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Understanding Indigenous Culture in ND Series: One with the Earth






The truth is that for Indigenous People, EVERY DAY is EARTH DAY!

Chief Seattle in his Treaty Oration of 1854: “Every part of this soil is sacred in the estimation of my people. Every hillside, every valley, every plain and grove, has been hallowed by some sad or happy event of days long vanished. Even the rocks, which seem to be dumb and dead as they swelter in the sun along the silent shore, thrill with memories of stirring events connected with the lives of my people, and the very dust upon which you now stand responds more lovingly to their footsteps than yours, because it is rich with the blood of our ancestors, and our bare feet are conscious of the sympathetic touch.”

Indigenous people consider Mother Earth (Unci Maka), her forests, water sources, and land, a living deity for their well-being, not a resource. She is called “Mother” as she is the grand life-giver and all life flows through her, wherein indigenous people are her children. Mother Earth directly provides Indigenous people with food, shelter, medicine, and crafts (art) and supports their harmonious way of life. This simplicity still continues today.

Traditional practices for indigenous people attest to their inherent ability to live off the land through their knowledge of when it's the right time to fish, hunt buffalo and other animals, and harvest crops for food and plants for medicine. In addition, spirituality and culture are most closely connected with indigenous people and their relationship with nature.

Indigenous peoples make up less than 5% of the global population, yet they inhabit 80% of the most biodiverse regions.


WATER is the lifeblood of Mother Earth and connects all living beings on it. Not only do Mother Earth’s waters cleanse and nourish her body, but they also do the same for all those living beings who walk her. Indigenous people have always had a sacred relationship with water as it is an integral component of what has sustained people for thousands of years. Indigenous people’s traditional ways depend on water for transportation, drinking, cleaning, and is home to many food sources. In recent years, some tribes have fought to protect the water sources on their land from development, specifically oil pipelines, in fear of future contamination. If you take a moment to understand how critical the water source is to their lifestyle and respect for Mother Earth, you can better understand their stance.


LAND provides fertility for agriculture, the growing of crops, and an environment for animals to develop. When indigenous people grow and gather crops, their focus is on keeping or returning the ground and land to its original state. In addition, the focus is on feeding their community, not for selfish purposes. Most of the food gathering and consumed together.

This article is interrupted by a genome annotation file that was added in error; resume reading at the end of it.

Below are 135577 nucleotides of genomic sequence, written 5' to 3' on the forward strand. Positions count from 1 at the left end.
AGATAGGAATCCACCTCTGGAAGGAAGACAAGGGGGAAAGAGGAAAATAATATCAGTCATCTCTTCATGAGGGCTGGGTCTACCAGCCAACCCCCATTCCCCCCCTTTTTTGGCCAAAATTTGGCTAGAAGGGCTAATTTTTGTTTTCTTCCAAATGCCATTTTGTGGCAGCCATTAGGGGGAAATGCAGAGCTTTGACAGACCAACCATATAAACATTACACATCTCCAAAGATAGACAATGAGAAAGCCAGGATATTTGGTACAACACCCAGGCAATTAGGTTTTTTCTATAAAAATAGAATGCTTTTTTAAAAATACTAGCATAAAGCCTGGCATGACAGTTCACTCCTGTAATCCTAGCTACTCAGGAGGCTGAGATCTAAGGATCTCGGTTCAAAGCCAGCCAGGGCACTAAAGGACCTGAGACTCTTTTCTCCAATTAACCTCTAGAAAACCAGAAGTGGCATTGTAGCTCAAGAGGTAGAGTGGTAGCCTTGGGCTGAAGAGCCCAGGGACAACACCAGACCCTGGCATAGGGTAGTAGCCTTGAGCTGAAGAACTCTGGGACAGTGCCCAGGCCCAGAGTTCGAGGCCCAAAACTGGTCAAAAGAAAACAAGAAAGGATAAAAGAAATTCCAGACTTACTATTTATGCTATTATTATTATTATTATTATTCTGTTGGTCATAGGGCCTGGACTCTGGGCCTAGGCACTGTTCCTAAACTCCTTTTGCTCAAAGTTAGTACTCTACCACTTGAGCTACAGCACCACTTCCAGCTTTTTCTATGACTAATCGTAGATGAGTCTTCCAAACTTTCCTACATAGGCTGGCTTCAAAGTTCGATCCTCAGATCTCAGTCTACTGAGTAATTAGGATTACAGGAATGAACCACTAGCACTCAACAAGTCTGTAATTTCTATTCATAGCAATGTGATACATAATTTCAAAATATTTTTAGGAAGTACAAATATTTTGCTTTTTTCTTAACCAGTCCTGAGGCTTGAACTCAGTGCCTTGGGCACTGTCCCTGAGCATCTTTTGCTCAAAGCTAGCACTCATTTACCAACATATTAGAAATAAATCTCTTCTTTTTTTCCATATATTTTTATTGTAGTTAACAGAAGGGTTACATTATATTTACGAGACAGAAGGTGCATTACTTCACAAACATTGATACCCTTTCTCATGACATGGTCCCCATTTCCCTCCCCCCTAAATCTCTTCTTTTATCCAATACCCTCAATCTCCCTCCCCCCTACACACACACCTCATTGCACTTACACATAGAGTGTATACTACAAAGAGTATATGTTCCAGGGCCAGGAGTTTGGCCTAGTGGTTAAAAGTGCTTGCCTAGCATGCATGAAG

FORESTS provide opportunities for shelter whether in its totality or portions of shelter. Natural shelter, also known as the temple and home, has been critical to indigenous existence. Also, any animal who utilizes the forest as shelter, whether a food source for indigenous living or not, the animal’s food supply is protected by and of significance to Indigenous people as well. Indigenous people and their vast knowledge of the cycles of the forest, equate to never taking more than what the ecosystem can provide. Also, no long-lasting damage is done to the forest/food source.

The indigenous mindset is that the natural environment is not something to be exploited or even to be extracted from whether with production measures or for human needs. Engaging in a relationship with Mother Earth, in which there is a repeated and respectful stewardship wherein you only take what you need to survive, is known to many as the circle of life. Indigenous People believe that if you take care of the Earth, the Earth will take care of you. The relationship with Mother Earth is passed down from generation to generation and is taught early on to Indigenous youth.


Take a moment to hear from Gladys Hawk and learn about the difference between living off the land versus living with the land. OSEU One: Interview with Gladys Hawk - WoLakota Project





Classroom Activity from RedBasket, "We are more alike than we are different."


K-3 Grades:

Goal – Students will understand the relationship between the natural world and people. The teacher will focus on the animal helpers, four-legged and winged.

Activity– The teacher will read the book Brother Eagle Sister Sky; the lesson guide can be found on the ND Teaching of Our Elders website: https://teachingsofourelders.org/brother-eagle-sister-sky/.

Lakota words for animals can be found here:

http://www.native-languages.org/lakota_animals.htm

4-8 Grades:

Goal – Students will understand the relationship between the natural world and people. The teacher will focus on how Tribal peoples observed the natural world and used that knowledge to sustain their life.

Activity – The teacher should direct students to view the following website https://weather.com/science/news/animals-predicting-weather-20130201#/1 and pick one animal to research and present to the class. This lesson could take one to two weeks depending on the extent of the research requirements and assessment. One assessment example- record each student presenting their lesson and show it at the next teacher conference. Or have students make a poster of their findings to display at parent/ teacher conference.


*** Schools are encouraged to provide time for students to clean up their school environment. Some schools have collaborated with community agencies to plant a community garden or trees.





For more detailed and historical information, visit:


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